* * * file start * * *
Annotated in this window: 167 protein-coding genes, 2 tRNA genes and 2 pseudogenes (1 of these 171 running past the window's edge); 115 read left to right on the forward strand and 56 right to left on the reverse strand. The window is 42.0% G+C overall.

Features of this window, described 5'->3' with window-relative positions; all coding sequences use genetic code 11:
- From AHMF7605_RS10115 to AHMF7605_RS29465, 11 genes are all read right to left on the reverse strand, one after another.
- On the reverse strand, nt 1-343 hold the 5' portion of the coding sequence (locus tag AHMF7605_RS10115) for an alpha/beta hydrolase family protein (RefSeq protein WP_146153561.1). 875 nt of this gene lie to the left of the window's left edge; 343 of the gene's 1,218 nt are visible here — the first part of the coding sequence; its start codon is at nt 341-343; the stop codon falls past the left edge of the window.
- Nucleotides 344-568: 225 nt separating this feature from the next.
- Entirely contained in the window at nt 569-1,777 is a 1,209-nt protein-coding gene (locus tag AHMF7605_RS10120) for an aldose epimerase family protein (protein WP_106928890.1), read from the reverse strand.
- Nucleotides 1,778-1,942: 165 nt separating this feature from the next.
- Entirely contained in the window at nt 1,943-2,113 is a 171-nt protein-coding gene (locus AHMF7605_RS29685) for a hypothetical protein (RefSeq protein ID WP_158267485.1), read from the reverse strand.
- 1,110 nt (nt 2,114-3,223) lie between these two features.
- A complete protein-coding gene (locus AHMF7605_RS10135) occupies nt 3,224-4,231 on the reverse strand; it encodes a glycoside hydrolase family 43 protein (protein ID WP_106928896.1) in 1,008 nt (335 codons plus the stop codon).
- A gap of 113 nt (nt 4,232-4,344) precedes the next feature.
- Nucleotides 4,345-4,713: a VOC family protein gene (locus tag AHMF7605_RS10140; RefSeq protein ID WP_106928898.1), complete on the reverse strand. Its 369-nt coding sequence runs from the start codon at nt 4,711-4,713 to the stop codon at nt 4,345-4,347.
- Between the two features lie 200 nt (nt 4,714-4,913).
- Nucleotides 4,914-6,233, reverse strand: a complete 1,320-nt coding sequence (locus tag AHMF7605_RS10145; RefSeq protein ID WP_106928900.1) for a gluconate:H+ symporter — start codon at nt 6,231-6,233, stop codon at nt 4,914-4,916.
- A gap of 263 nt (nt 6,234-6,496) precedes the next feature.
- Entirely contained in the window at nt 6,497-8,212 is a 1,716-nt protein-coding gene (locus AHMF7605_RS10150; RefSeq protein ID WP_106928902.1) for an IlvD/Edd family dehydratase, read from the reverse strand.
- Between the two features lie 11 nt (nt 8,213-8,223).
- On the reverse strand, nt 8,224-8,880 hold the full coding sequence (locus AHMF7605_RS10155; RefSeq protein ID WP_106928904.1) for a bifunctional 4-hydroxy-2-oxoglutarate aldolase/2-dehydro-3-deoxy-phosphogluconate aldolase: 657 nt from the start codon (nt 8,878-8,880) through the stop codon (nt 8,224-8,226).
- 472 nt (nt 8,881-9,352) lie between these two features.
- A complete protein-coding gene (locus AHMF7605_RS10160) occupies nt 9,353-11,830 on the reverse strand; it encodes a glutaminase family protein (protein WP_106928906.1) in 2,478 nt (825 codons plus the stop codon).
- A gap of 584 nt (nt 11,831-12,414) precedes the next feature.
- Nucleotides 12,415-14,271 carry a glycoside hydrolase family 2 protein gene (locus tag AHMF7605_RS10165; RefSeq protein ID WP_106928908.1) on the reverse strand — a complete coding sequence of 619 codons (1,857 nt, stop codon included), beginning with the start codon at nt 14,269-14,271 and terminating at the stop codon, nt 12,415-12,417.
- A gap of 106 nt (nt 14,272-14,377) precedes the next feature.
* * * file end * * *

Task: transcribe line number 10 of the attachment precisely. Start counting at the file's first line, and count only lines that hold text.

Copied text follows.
- A complete protein-coding gene (locus AHMF7605_RS10135) occupies nt 3,224-4,231 on the reverse strand; it encodes a glycoside hydrolase family 43 protein (protein ID WP_106928896.1) in 1,008 nt (335 codons plus the stop codon).